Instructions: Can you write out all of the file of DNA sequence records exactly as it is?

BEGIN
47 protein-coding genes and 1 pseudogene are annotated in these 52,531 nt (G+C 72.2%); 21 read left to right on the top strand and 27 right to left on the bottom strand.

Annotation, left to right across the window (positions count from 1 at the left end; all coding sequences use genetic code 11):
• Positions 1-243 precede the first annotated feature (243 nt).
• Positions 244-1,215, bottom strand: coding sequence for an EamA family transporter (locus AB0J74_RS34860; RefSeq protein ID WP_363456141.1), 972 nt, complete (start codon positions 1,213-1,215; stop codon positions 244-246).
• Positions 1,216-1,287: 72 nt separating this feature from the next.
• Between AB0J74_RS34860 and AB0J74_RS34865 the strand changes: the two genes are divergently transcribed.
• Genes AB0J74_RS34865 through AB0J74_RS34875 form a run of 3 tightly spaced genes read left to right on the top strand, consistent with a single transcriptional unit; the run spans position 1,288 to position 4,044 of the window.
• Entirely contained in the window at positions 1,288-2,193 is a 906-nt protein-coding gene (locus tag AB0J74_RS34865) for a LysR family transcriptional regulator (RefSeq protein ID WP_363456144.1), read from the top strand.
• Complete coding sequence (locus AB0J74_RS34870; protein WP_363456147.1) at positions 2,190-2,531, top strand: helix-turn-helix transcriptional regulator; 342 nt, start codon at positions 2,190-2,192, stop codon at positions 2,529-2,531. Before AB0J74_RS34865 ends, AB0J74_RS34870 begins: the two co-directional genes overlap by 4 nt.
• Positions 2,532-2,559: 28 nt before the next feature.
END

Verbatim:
47 protein-coding genes and 1 pseudogene are annotated in these 52,531 nt (G+C 72.2%); 21 read left to right on the top strand and 27 right to left on the bottom strand.

Annotation, left to right across the window (positions count from 1 at the left end; all coding sequences use genetic code 11):
• Positions 1-243 precede the first annotated feature (243 nt).
• Positions 244-1,215, bottom strand: coding sequence for an EamA family transporter (locus AB0J74_RS34860; RefSeq protein ID WP_363456141.1), 972 nt, complete (start codon positions 1,213-1,215; stop codon positions 244-246).
• Positions 1,216-1,287: 72 nt separating this feature from the next.
• Between AB0J74_RS34860 and AB0J74_RS34865 the strand changes: the two genes are divergently transcribed.
• Genes AB0J74_RS34865 through AB0J74_RS34875 form a run of 3 tightly spaced genes read left to right on the top strand, consistent with a single transcriptional unit; the run spans position 1,288 to position 4,044 of the window.
• Entirely contained in the window at positions 1,288-2,193 is a 906-nt protein-coding gene (locus tag AB0J74_RS34865) for a LysR family transcriptional regulator (RefSeq protein ID WP_363456144.1), read from the top strand.
• Complete coding sequence (locus AB0J74_RS34870; protein WP_363456147.1) at positions 2,190-2,531, top strand: helix-turn-helix transcriptional regulator; 342 nt, start codon at positions 2,190-2,192, stop codon at positions 2,529-2,531. Before AB0J74_RS34865 ends, AB0J74_RS34870 begins: the two co-directional genes overlap by 4 nt.
• Positions 2,532-2,559: 28 nt before the next feature.